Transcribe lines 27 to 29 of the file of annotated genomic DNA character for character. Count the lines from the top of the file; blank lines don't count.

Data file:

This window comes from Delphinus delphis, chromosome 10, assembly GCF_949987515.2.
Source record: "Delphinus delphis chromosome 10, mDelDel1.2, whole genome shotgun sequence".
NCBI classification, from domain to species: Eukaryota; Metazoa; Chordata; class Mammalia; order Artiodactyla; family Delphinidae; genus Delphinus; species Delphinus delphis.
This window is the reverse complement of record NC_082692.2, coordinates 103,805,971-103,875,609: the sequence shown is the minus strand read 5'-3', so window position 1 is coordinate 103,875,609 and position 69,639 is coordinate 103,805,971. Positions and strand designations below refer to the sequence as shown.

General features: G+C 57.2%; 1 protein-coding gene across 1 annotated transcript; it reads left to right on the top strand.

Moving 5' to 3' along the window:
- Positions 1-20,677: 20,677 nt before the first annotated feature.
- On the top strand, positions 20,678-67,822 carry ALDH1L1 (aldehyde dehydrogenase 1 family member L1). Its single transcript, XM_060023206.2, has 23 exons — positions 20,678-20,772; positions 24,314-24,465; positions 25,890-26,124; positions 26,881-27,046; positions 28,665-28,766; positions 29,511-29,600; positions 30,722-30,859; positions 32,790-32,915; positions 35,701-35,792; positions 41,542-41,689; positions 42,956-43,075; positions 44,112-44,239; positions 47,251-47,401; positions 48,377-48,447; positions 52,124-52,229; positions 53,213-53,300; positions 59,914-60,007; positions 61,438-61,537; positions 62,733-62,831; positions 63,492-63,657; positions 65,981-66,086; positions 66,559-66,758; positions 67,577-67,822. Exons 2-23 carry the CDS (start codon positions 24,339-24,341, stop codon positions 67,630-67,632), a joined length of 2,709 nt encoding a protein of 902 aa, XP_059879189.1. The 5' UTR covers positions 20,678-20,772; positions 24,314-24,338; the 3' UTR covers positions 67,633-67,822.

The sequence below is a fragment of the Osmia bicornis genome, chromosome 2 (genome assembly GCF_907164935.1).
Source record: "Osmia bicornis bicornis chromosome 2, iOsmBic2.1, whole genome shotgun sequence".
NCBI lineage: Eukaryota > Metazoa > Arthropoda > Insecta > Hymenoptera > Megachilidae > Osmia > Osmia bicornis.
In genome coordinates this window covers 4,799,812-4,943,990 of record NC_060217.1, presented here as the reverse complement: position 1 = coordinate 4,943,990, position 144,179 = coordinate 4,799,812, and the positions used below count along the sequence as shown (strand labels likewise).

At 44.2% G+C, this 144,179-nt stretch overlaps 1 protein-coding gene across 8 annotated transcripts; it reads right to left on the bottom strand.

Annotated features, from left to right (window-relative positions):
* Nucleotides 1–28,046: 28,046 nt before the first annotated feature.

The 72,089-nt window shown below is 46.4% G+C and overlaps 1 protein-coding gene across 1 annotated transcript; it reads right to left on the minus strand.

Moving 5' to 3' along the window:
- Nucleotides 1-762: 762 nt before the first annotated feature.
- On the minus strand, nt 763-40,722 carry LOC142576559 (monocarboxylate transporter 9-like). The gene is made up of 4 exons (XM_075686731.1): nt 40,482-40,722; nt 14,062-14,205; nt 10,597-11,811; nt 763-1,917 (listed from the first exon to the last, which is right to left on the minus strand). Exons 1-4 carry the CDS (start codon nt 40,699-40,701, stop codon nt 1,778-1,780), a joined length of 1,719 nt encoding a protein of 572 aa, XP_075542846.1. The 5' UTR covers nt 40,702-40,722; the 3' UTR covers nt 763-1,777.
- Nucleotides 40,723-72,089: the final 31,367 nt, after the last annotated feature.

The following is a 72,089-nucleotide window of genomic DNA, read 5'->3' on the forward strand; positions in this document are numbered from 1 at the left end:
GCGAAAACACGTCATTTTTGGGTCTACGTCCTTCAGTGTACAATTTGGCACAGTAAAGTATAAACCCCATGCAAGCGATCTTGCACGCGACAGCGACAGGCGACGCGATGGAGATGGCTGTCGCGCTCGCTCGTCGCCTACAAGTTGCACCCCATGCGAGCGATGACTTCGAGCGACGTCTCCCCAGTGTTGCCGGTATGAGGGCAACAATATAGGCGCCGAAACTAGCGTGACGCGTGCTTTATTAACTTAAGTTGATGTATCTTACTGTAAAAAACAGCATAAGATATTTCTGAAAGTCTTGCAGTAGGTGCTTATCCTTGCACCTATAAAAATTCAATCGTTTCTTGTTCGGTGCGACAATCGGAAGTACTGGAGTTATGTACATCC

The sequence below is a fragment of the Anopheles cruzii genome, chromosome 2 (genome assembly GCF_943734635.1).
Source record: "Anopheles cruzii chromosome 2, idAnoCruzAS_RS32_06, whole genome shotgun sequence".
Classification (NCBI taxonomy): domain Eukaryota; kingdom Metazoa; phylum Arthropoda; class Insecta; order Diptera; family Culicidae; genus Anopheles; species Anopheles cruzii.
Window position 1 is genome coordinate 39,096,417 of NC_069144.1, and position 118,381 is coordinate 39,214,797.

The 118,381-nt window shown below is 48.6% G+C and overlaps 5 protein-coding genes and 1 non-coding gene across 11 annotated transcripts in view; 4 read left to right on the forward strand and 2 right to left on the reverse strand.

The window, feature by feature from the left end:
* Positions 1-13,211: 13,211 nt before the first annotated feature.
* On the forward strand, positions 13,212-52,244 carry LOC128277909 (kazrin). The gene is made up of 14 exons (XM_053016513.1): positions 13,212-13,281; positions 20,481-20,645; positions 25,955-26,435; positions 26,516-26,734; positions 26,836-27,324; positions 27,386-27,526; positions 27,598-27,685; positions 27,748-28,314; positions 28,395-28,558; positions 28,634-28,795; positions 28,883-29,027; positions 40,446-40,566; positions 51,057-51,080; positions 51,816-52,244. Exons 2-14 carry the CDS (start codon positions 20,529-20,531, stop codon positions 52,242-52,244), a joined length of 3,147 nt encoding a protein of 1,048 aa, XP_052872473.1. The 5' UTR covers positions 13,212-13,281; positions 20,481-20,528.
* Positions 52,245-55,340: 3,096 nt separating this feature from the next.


The 118,381-nt window shown below is 48.6% G+C and overlaps 5 protein-coding genes and 1 non-coding gene across 11 annotated transcripts in view; 4 read left to right on the forward strand and 2 right to left on the reverse strand.

The window, feature by feature from the left end:
* Positions 1-13,211: 13,211 nt before the first annotated feature.